Saturday, September 26, 2015
Pope Francis’ visit this week to the United States is likely to have put religion on the minds of many more Americans.
Most Americans have a favorable opinion of the new pope and think he’s good for the Catholic Church. It’s clear, too, that most see an essential place for religion in this country, but there’s been a sizable jump in the number who don’t think the government agrees.
Still, while voters have mixed feelings about the impact religious leaders have on government policy, they are quite clear that they don't want someone in the pulpit telling them how to vote.
Speaking of voting, religion will be front and center this weekend as the Republican presidential candidates make their cases before the conservative Family Research Council’s Values Voter Summit in Washington, D.C.
Voters in the past have been narrowly divided on the importance of a political candidate’s religious faith, but over half of voters – and 73% of Republicans - agree with GOP presidential hopeful Ben Carson who says he could not vote for a Muslim to be president.
So if most voters agree, why did the media make such a big deal about Carson’s remarks? Perhaps because, as 71% believe, when covering a political campaign, most reporters try to help the candidate they want to win.
Following the second Republican presidential candidate debate earlier this month, 59% said Carson is likely to be the GOP candidate next year. Forty-one percent (41%) said the same of former Hewlett-Packard CEO Carly Fiorina, and 40% felt that way about Jeb Bush.
Wisconsin Governor Scott Walker this week suspended his campaign for the Republican presidential nomination. Walker started his campaign with high expectations but was quickly buried like many of the other GOP candidates in the Donald Trump phenomenon.
“The Donald” continues his downward slide, though, with this week’s Trump Change survey at its lowest level (52%) since we started the regular feature in mid-August.
It’s been a rough few months for Hillary Clinton’s presidential campaign, but her chances for the Democratic nomination hold steady in Rasmussen Reports’ latest Hillary Meter.
Right now 59% of all voters – and 37% of Democrats – think it’s likely Clinton broke the law by sending and receiving e-mails containing classified information through a private e-mail server while serving as secretary of State.
Clinton in a rare interview this past week announced that she is opposed to building the Keystone XL pipeline. Most voters have favored building the oil pipeline from western Canada to Texas in surveys for the past four years.
The former first lady also said again that the president’s immigration agenda including protecting up to five million illegal immigrants from deportation doesn’t go far enough. Although Clinton’s views on illegal immigration are outside the mainstream as far as most voters are concerned, the media predictably didn’t make much of them.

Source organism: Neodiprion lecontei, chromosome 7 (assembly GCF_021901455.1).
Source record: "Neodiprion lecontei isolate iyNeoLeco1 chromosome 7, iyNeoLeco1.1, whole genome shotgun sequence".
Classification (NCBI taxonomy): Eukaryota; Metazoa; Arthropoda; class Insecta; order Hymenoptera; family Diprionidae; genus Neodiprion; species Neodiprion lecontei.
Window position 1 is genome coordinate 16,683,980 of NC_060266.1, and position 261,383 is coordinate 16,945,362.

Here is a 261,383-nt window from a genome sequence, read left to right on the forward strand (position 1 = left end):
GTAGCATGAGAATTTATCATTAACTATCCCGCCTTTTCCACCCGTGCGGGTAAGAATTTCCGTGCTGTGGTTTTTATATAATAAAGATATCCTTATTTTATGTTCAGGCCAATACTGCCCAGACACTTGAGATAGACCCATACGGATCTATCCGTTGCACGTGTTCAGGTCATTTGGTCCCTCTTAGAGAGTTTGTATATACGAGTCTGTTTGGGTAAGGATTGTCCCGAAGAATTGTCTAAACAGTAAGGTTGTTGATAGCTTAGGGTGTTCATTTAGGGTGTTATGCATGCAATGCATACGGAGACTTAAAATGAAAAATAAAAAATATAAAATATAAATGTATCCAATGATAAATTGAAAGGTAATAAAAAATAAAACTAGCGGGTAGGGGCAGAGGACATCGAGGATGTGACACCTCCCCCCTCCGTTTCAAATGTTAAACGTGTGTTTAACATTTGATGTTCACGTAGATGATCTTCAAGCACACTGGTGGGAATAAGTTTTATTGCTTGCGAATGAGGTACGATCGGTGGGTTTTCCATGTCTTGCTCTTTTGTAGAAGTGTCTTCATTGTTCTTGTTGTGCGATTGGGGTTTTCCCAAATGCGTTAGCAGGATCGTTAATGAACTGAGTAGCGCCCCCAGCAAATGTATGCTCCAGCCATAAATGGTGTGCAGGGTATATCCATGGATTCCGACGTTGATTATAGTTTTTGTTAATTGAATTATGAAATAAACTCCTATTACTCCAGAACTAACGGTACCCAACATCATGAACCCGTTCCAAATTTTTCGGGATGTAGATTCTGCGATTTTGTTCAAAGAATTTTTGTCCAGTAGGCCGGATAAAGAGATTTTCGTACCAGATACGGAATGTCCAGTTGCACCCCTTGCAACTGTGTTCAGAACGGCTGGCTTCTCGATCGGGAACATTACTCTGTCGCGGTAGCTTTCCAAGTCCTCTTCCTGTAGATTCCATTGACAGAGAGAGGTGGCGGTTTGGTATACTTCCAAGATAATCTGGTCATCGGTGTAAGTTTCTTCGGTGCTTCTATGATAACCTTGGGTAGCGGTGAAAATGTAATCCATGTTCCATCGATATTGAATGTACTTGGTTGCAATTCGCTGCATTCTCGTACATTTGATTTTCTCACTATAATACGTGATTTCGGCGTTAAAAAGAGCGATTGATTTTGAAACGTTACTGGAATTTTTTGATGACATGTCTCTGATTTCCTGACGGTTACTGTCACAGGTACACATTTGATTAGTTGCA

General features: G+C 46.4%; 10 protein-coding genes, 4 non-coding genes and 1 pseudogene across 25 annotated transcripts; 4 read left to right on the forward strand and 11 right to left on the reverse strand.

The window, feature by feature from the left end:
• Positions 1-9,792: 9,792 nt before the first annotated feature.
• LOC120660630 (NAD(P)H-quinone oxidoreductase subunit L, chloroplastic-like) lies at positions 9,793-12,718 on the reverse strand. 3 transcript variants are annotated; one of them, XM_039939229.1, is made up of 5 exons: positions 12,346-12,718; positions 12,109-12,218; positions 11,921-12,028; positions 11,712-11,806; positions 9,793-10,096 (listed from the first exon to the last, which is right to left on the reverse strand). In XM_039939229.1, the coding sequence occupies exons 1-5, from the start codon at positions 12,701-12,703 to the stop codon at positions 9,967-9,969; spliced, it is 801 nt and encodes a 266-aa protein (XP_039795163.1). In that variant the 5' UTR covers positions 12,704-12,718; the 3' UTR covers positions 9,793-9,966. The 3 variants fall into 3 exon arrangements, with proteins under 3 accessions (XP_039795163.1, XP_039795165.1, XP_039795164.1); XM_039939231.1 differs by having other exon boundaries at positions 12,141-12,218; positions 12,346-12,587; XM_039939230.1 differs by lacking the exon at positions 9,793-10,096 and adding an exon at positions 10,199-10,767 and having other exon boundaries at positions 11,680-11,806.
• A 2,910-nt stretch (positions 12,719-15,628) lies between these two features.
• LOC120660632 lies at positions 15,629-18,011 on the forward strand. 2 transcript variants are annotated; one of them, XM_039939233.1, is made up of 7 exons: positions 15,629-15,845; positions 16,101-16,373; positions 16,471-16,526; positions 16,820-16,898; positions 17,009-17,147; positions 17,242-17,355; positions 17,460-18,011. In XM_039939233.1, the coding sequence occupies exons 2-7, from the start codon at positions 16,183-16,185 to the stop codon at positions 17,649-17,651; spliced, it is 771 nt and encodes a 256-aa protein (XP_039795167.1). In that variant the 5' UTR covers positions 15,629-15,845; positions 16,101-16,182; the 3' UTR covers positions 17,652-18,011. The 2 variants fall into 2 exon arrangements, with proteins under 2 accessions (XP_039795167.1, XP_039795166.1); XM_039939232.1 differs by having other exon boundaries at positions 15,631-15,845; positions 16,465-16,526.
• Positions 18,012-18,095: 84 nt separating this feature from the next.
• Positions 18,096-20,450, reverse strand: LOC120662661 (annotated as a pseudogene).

Few voters agree either with the Obama administration’s plan to increase the total number of worldwide refugees accepted into the United States to 100,000 by 2017 in response to the ongoing migrant crisis in Europe.
But the governments in Europe and the United States apparently don’t care what voters think when it comes to taking in thousands of Islamic refugees from the Middle East.
Increased media attention on the Syrian migrant crisis has raised new concerns about the global impact of that country’s ongoing civil war, but does that mean the United States should take a more active role in stemming the violence in Syria?
After hosting the pope, Obama welcomed the president of China to the White House. Should America finally get tough with China?
The two presidents reportedly will discuss some of the big differences between the United States and China. But most U.S. voters think America overlooks many abuses by the Chinese government because of that country’s economic power.
The president’s daily job approval rating continues to hover in the negative mid-teens.
In other surveys last week:
-- Just 25% now think the United States is headed in the right direction. That’s the lowest level of confidence since mid-December.
-- Most voters still don't think the federal government should have the final say on gun ownership and don't like a country in which only the government has access to guns.
-- While states continue to crack down on tobacco, several are going in the opposite direction when it comes to marijuana, legalizing its sale and possession. What’s the difference between pot and tobacco?
-- Volkswagen has confessed to equipping millions of diesel cars with software intended to fool emissions tests, but so far the German auto company is still more popular than General Motors and Chrysler who took taxpayer-funded bailouts to stay in business.
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